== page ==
We’ll know Spokane is over its insecurity and self-doubts when residents with degrees from big-deal universities and impressive major-market job experiences on their résumés no longer find themselves being asked “What are you doing here?”
Just wondering: In your workplace, what’s the approved method of getting the attention of someone hooked up to earphones?
Slice answer: “Dear Sir, I have always addressed people I don’t know as sir or ma’am,” wrote Harold Dexter. “I’m 82 years old and most of the people I’m talking to are considerably younger than I. I learned from my mother ages ago.”
Connections: Sometimes readers see a Slice item and have something to add.
“Here’s a follow-up to your elevator story (Friday),” wrote Spokane’s Thor Chellstorp. “The Angell twins that Dennis DeMattia referred to were my wife Sally’s uncles. They were both engineers, worked for Kaiser Aluminum, and had offices in that Oakland, Calif., building and were indeed identical twins. My wife could tell them apart, I usually could not.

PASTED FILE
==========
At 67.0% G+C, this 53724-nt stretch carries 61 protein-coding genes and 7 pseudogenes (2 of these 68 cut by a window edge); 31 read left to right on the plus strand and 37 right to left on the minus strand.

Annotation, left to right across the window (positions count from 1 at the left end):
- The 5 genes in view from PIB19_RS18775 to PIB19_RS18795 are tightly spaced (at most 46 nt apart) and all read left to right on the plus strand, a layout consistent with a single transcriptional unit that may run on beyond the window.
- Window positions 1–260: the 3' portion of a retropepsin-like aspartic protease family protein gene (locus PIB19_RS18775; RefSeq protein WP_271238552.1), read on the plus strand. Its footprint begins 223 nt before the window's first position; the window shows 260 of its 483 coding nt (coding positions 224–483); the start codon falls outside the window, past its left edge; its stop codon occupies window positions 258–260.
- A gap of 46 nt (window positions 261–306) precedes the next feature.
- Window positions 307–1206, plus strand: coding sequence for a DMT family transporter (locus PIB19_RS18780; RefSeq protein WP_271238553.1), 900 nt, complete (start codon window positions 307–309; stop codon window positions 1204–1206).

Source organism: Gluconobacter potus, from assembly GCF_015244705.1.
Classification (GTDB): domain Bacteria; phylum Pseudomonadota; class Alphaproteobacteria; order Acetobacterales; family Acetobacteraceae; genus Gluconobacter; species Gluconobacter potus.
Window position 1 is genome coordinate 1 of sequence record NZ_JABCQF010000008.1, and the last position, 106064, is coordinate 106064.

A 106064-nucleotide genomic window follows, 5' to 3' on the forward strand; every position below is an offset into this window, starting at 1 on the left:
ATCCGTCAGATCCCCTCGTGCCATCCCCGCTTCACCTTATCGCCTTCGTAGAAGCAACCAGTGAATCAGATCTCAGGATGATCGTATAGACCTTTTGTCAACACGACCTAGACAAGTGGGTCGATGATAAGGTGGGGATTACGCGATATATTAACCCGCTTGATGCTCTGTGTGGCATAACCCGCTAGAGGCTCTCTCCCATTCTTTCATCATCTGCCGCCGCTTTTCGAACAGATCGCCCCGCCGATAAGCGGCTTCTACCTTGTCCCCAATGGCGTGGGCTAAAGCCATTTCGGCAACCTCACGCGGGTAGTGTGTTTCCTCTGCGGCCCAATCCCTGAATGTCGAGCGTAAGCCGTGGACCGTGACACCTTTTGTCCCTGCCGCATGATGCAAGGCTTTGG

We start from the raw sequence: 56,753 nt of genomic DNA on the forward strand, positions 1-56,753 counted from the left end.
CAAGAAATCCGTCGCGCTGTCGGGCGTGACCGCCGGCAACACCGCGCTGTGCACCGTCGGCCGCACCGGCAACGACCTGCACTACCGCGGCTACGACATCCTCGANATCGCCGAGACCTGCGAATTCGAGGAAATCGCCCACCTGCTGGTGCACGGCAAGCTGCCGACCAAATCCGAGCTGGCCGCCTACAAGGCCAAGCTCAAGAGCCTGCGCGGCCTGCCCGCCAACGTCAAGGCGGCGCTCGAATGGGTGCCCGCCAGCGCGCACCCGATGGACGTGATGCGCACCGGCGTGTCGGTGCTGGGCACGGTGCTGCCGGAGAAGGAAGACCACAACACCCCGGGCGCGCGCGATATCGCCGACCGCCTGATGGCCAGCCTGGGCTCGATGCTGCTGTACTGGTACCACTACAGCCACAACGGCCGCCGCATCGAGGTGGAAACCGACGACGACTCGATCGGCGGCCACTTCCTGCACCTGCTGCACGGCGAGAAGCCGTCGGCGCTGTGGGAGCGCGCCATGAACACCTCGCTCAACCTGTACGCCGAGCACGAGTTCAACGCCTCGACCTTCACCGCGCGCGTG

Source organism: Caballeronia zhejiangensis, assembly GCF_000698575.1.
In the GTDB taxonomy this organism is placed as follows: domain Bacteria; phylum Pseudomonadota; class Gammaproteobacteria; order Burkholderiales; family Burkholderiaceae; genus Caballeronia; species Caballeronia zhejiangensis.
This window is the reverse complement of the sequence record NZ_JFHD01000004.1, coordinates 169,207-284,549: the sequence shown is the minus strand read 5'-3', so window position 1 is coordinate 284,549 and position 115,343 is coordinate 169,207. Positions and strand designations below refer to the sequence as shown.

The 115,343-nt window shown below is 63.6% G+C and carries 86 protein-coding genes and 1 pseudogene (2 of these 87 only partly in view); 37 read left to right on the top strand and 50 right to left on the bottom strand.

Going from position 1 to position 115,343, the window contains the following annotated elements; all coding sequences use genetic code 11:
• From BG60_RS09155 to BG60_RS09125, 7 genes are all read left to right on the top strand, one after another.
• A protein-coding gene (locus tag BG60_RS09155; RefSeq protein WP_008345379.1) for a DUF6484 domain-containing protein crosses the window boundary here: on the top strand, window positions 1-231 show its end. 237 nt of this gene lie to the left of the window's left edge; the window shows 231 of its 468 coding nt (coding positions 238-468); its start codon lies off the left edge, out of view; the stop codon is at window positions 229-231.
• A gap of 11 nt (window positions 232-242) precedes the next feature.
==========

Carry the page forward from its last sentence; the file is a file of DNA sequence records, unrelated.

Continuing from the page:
“Once while visiting with my wife’s relatives, including both uncles, one of them and I discussed some problems he was having with his automobile. Later in the day I had some further thoughts on the subject and sought him out to tell him. To which he said, ‘I think you’ve got the wrong brother and the wrong car.’ ”
Chellstorp said the brothers grew up in Moscow and graduated from the University of Idaho. They lived in Spokane for a time while working on the design of the Trentwood aluminum plant.
“Don and Rob Angell lived well into their 90s. I have fond memories of both of them.”
Speaking of being able to relate to a Slice item: Beth Adair raised her hand.
She had read about a certain kind of confusion. “I have a lift chair that has a pushbutton wand to control its actions,” she wrote. “I cannot tell you how often I have tried to use the wand to change TV channels.”
Today’s Slice question: When you first wake up, do you usually know right away what day it is?
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